Nothing says “ambiance” on Camp Eggers like walking by a “suck-truck” pumping sewage holding tanks on your way to the DFAC. It’s something like Pavlov’s Dogs–but no one is really sure whether the hunger pangs or the stench comes first.
"Okay air" versus "not-so Okay air"
So poor is the air quality in Afghanistan that the urban legend is that you get an automatic 10% disability rating for a year in theater (you don’t). NTM-A recently declared that, “If you can see, taste, or smell the air, or you cannot see the mountains during daylight hours, then you should exercise indoors.”
Another revelation from NTM-A is that, “During exercise, breathing becomes faster and deeper through the mouth, which allows more particle matter to reach deep into the lungs.”
Call off the war, I have a 5k to run.
Mixing religion, politics, and engineers in one motion, below is some Afghanistan-related engineer humor for which I make no excuse if you find it less than funny:
Which way do you face, with your mug in a book?
Where do you look, when you sit in a nook?
Is it easier or harder to adjust the seat,
or turn the foundation, when you pour concrete?
Or do you not care and just say, “oh, hecka,”
when you consider direction and ponder of Mecca?
When muslims do their business, they cannot face or have their back to Mecca. So the facilities built in Afghanistan must have the toilets oriented such that they can be used without violating this tenent. The Afghans will absolutely not use the facility if this is not correct.
NTM-A or IJC did install an LSS (Life Support System–toilets and showers prefabricated in a connex) near Kabul International Airport with the toilets oriented improperly (which could have been fairly easily fixed by just rotating the connex’s 90 degrees) and remain untouched to date.
The below drawing submission reflects an engineered evaluation of the direction to Mecca from the jobsite and the recommended solution.
The challenging decisions engineers must make. . .
I wonder if the up-armored Humvee ‘porta-potties’ were oriented properly. . .
In the U.S., we have telephones and even television. In Japan, they have heated seats. In Afghanistan, they have $250,000 up-armored Humvees.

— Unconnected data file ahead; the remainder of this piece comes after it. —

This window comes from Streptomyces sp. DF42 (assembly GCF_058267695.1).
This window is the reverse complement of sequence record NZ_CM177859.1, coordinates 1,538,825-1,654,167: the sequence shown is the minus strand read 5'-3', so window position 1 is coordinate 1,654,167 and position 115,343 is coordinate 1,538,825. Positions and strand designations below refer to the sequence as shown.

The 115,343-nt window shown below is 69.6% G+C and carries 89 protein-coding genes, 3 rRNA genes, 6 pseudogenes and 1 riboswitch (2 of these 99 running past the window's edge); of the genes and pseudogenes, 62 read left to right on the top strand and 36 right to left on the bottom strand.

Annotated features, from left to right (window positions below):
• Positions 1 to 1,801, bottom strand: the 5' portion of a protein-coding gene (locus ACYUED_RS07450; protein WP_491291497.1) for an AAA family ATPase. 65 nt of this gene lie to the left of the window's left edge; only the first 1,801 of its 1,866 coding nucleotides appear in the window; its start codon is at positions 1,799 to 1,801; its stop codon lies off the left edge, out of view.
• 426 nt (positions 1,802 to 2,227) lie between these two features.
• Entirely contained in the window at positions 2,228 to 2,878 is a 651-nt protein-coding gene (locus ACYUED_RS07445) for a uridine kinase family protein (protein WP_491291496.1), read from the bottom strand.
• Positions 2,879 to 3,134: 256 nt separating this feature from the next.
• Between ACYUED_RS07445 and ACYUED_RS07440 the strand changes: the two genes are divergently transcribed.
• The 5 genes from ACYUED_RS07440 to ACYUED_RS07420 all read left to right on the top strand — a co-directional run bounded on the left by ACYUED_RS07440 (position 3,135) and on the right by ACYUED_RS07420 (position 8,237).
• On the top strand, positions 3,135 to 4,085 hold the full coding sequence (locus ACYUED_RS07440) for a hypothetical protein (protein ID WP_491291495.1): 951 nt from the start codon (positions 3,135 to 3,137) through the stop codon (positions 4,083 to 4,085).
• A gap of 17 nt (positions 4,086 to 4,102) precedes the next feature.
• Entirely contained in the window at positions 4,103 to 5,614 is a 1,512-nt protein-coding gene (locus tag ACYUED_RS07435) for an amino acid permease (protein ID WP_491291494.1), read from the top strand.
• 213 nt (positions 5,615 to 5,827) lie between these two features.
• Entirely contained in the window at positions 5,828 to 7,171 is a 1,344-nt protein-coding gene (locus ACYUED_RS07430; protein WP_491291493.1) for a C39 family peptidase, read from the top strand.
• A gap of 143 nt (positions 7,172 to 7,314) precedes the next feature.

You may think I talking about the latest in vehicle luxury. Unfortunately, I am not. This is about bathrooms.
As hot as it get’s in the summer, it gets equally cold during the winter. Our standard for construction is to place the bathrooms in a separate facility so if they over flow or or otherwise have problems, they don’t ruin the sleeping or working facilities with them. These facilities, known as LSS (Life Support System), are not always heated effectively. The quarter-million-dollar Humvees we provide the ANA do have effective heaters.
Earlier this year, an inventory was conducted of all vehicles. In one location, only 18 of the 36 up-armored Humvees could be found. The inspectors asked where the remaining 18 were and they were shown. Upon opening the doors, they were greeting with the putrid smell of feces and urine (not uncommon in Afghanistan). Each vehicle was filled with human waste. During the winter, the Afghans had been warming-up the Humvees and then using them to relieve bodily functions in the warmer, more comfortable environment.
The good news is that stress level went down in ANA soldiers since they didn’t have to worry about incoming fire when sitting “in” the toilet.
If there is one defining feature of construction sites, it is the portable toilet, more affectionally known as the port-o-potty. Believe it or not, on active project sites, these icons of the construction industry can be pretty clean and well kept. That is, the construction industry outside of Afghinistan.